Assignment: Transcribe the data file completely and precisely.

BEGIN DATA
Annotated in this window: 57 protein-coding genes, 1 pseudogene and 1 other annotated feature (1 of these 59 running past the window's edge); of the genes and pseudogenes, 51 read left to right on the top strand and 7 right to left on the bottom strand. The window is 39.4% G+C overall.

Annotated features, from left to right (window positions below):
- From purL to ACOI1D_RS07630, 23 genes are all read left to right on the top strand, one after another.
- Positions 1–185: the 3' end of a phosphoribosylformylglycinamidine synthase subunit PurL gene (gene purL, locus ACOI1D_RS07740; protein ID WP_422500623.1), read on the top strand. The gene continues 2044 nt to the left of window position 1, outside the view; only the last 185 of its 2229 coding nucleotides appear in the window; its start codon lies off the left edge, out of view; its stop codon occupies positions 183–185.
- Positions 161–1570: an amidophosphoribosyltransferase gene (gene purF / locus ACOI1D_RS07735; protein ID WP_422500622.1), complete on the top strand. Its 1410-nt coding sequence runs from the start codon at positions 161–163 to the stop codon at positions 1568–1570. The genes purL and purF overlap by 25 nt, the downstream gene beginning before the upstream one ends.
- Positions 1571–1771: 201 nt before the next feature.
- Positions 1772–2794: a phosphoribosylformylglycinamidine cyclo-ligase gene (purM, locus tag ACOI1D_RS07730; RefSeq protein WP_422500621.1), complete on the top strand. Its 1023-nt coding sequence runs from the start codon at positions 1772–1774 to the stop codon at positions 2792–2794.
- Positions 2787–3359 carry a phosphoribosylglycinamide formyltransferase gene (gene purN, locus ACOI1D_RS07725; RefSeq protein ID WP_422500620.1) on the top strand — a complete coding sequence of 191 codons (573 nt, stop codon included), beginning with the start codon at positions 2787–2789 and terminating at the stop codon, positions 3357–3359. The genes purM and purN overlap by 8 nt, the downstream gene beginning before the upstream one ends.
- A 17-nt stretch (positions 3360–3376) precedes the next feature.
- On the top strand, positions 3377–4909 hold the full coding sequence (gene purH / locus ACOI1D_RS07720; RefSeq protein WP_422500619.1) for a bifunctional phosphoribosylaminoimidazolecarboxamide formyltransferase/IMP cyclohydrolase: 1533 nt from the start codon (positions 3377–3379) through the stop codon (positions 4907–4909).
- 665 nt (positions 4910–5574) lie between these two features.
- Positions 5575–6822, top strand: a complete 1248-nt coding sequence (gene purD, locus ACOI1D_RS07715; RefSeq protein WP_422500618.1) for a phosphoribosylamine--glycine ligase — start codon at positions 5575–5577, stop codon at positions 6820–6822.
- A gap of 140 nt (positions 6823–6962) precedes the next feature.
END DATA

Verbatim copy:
Annotated in this window: 57 protein-coding genes, 1 pseudogene and 1 other annotated feature (1 of these 59 running past the window's edge); of the genes and pseudogenes, 51 read left to right on the top strand and 7 right to left on the bottom strand. The window is 39.4% G+C overall.

Annotated features, from left to right (window positions below):
- From purL to ACOI1D_RS07630, 23 genes are all read left to right on the top strand, one after another.
- Positions 1–185: the 3' end of a phosphoribosylformylglycinamidine synthase subunit PurL gene (gene purL, locus ACOI1D_RS07740; protein ID WP_422500623.1), read on the top strand. The gene continues 2044 nt to the left of window position 1, outside the view; only the last 185 of its 2229 coding nucleotides appear in the window; its start codon lies off the left edge, out of view; its stop codon occupies positions 183–185.
- Positions 161–1570: an amidophosphoribosyltransferase gene (gene purF / locus ACOI1D_RS07735; protein ID WP_422500622.1), complete on the top strand. Its 1410-nt coding sequence runs from the start codon at positions 161–163 to the stop codon at positions 1568–1570. The genes purL and purF overlap by 25 nt, the downstream gene beginning before the upstream one ends.
- Positions 1571–1771: 201 nt before the next feature.
- Positions 1772–2794: a phosphoribosylformylglycinamidine cyclo-ligase gene (purM, locus tag ACOI1D_RS07730; RefSeq protein WP_422500621.1), complete on the top strand. Its 1023-nt coding sequence runs from the start codon at positions 1772–1774 to the stop codon at positions 2792–2794.
- Positions 2787–3359 carry a phosphoribosylglycinamide formyltransferase gene (gene purN, locus ACOI1D_RS07725; RefSeq protein ID WP_422500620.1) on the top strand — a complete coding sequence of 191 codons (573 nt, stop codon included), beginning with the start codon at positions 2787–2789 and terminating at the stop codon, positions 3357–3359. The genes purM and purN overlap by 8 nt, the downstream gene beginning before the upstream one ends.
- A 17-nt stretch (positions 3360–3376) precedes the next feature.
- On the top strand, positions 3377–4909 hold the full coding sequence (gene purH / locus ACOI1D_RS07720; RefSeq protein WP_422500619.1) for a bifunctional phosphoribosylaminoimidazolecarboxamide formyltransferase/IMP cyclohydrolase: 1533 nt from the start codon (positions 3377–3379) through the stop codon (positions 4907–4909).
- 665 nt (positions 4910–5574) lie between these two features.
- Positions 5575–6822, top strand: a complete 1248-nt coding sequence (gene purD, locus ACOI1D_RS07715; RefSeq protein WP_422500618.1) for a phosphoribosylamine--glycine ligase — start codon at positions 5575–5577, stop codon at positions 6820–6822.
- A gap of 140 nt (positions 6823–6962) precedes the next feature.